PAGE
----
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Neurosurgery. 2000 Nov;47(5):1057-69.

Olfactory ensheathing cells: bridging the gap in spinal cord injury.

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Department of Neurosurgery, Yale University School of Medicine, New Haven, Connecticut 06520-8082, USA.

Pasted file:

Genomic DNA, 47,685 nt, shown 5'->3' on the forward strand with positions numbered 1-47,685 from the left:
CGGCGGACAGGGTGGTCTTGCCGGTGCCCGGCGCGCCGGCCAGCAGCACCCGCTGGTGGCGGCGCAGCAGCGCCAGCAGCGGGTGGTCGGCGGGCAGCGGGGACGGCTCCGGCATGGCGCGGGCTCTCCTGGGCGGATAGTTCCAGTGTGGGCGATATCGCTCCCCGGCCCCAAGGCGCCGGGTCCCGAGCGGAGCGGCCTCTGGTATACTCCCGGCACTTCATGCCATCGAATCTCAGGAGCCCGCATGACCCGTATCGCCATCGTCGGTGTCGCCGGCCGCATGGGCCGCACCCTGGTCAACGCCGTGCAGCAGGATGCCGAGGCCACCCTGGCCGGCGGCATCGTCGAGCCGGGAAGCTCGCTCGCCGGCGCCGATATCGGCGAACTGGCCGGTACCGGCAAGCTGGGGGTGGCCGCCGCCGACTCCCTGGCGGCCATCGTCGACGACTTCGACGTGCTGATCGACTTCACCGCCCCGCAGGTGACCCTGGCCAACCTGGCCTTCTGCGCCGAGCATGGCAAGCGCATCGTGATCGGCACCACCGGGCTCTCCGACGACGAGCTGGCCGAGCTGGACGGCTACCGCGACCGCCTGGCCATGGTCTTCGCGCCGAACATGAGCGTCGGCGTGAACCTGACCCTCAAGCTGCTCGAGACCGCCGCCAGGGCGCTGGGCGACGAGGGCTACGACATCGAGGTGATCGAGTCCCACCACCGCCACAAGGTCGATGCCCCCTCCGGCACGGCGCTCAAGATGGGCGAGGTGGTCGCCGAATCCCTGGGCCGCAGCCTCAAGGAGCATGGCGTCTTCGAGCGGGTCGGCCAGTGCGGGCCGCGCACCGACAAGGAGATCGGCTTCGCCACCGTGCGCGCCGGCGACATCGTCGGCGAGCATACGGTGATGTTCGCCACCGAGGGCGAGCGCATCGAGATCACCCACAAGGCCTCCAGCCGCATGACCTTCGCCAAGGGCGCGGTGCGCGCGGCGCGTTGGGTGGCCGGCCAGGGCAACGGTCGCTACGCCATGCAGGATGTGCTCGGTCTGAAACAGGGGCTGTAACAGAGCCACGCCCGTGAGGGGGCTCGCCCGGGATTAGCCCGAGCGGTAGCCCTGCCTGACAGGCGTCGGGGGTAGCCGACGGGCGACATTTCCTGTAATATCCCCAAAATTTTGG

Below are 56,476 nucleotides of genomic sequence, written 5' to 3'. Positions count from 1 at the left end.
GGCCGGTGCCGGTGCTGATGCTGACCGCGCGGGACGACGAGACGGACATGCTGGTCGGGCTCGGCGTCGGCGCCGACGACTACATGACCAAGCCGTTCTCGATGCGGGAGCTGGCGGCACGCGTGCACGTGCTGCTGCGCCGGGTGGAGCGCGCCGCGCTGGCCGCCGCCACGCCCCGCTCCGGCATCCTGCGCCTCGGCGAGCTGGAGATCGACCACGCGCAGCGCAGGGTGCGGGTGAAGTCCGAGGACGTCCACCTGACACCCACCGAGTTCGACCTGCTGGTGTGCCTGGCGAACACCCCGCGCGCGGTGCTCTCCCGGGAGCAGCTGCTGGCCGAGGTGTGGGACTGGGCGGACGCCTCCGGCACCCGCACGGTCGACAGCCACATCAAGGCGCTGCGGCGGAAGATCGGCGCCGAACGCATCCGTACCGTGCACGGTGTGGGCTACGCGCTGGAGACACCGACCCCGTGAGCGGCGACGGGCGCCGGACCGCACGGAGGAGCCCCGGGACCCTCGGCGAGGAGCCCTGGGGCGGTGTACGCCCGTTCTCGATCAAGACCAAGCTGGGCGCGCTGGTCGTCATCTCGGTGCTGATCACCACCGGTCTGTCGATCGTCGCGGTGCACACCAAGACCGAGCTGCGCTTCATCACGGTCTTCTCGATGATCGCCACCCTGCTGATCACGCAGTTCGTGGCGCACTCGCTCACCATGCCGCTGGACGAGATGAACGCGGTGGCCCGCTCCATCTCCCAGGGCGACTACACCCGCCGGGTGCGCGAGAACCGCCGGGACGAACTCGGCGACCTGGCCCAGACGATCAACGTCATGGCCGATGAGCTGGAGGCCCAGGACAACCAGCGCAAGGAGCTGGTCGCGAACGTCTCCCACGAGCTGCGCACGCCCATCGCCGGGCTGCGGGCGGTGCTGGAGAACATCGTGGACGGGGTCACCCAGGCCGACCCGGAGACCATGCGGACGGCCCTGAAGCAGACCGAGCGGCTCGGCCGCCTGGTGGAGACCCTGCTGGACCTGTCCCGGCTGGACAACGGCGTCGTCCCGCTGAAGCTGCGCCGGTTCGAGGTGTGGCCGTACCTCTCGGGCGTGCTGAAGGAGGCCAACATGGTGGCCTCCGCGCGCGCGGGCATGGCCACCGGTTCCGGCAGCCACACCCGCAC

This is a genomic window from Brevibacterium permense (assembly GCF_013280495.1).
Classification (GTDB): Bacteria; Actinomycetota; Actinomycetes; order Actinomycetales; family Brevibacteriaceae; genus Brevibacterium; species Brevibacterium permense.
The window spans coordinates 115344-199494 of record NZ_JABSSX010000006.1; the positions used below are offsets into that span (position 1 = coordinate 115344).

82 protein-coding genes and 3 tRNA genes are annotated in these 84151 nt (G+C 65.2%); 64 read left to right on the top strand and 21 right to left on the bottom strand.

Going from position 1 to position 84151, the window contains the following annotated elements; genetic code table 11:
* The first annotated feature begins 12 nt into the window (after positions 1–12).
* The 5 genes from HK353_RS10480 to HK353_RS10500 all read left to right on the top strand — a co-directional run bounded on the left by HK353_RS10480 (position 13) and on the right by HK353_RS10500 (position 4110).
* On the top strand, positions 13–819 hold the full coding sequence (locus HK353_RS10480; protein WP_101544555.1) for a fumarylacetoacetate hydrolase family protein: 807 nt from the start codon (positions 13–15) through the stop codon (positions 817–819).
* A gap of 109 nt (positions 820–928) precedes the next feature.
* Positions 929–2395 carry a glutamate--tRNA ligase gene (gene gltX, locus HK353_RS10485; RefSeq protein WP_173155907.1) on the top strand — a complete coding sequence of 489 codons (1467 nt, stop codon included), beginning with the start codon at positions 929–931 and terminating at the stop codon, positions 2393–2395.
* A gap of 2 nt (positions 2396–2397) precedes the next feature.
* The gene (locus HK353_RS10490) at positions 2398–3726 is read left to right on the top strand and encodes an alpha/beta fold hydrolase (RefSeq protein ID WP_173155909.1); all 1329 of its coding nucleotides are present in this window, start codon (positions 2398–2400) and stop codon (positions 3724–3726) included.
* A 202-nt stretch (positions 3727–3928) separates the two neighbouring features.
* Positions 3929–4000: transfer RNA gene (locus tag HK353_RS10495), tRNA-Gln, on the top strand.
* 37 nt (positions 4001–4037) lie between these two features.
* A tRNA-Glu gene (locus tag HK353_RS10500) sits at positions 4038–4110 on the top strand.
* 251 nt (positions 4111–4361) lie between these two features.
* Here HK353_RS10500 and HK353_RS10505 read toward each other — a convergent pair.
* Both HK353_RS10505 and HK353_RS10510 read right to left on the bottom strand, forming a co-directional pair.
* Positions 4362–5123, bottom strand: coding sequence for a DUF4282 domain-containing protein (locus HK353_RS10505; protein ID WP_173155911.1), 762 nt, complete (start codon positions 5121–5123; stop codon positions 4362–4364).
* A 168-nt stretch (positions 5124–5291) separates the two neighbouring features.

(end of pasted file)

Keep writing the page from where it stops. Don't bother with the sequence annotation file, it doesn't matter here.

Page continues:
Spinal cord injury (SCI) continues to be an insidious and challenging problem for scientists and clinicians. Recent neuroscientific advances have changed the pessimistic notion that axons are not capable of significant extension after transection. The challenges of recovering from SCI have been broadly divided into four areas: 1) cell survival; 2) axon regeneration (growth); 3) correct targeting by growing axons; and 4) establishment of correct and functional synaptic appositions. After acute SCI, there seems to be a therapeutic window of opportunity within which the devastating consequences of the secondary injury can be ameliorated. This is supported by several observations in which apoptotic glial cells have been identified up to 1 week after acute SCI. Moreover, autopsy studies have identified anatomically preserved but unmyelinated axons that could potentially subserve normal physiological properties. These observations suggest that therapeutic strategies after SCI can be directed into two broad modalities: 1) prevention or amelioration of the secondary injury, and 2) restorative or regenerative interventions. Intraspinal transplants have been used after SCI as a means for restoring the severed neuraxis. Fetal cell transplants and, more recently, progenitor cells have been used to restore intraspinal circuitry or to serve as relay for damaged axons. In an attempt to remyelinate anatomically preserved but physiologically disrupted axons, newer therapeutic interventions have incorporated the transplantation of myelinating cells, such as Schwann cells, oligodendrocytes, and olfactory ensheathing cells. Of these cells, the olfactory ensheathing cells have become a more favorable candidate for extensive remyelination and axonal regeneration. Olfactory ensheathing cells are found along the full length of the olfactory nerve, from the basal lamina of the epithelium to the olfactory bulb, crossing the peripheral nervous system-central nervous system junction. In vitro, these cells promote robust axonal growth, in part through cell adhesion molecules and possibly by secretion of neurotrophic growth factors that support axonal elongation and extension. In animal models of SCI, transplantation of ensheathing cells supports axonal remyelination and extensive migration throughout the length of the spinal cord. Although the specific properties of these cells that govern enhanced axon regeneration remain to be elucidated, it seems certain that they will contribute to the establishment of new horizons in SCI research.

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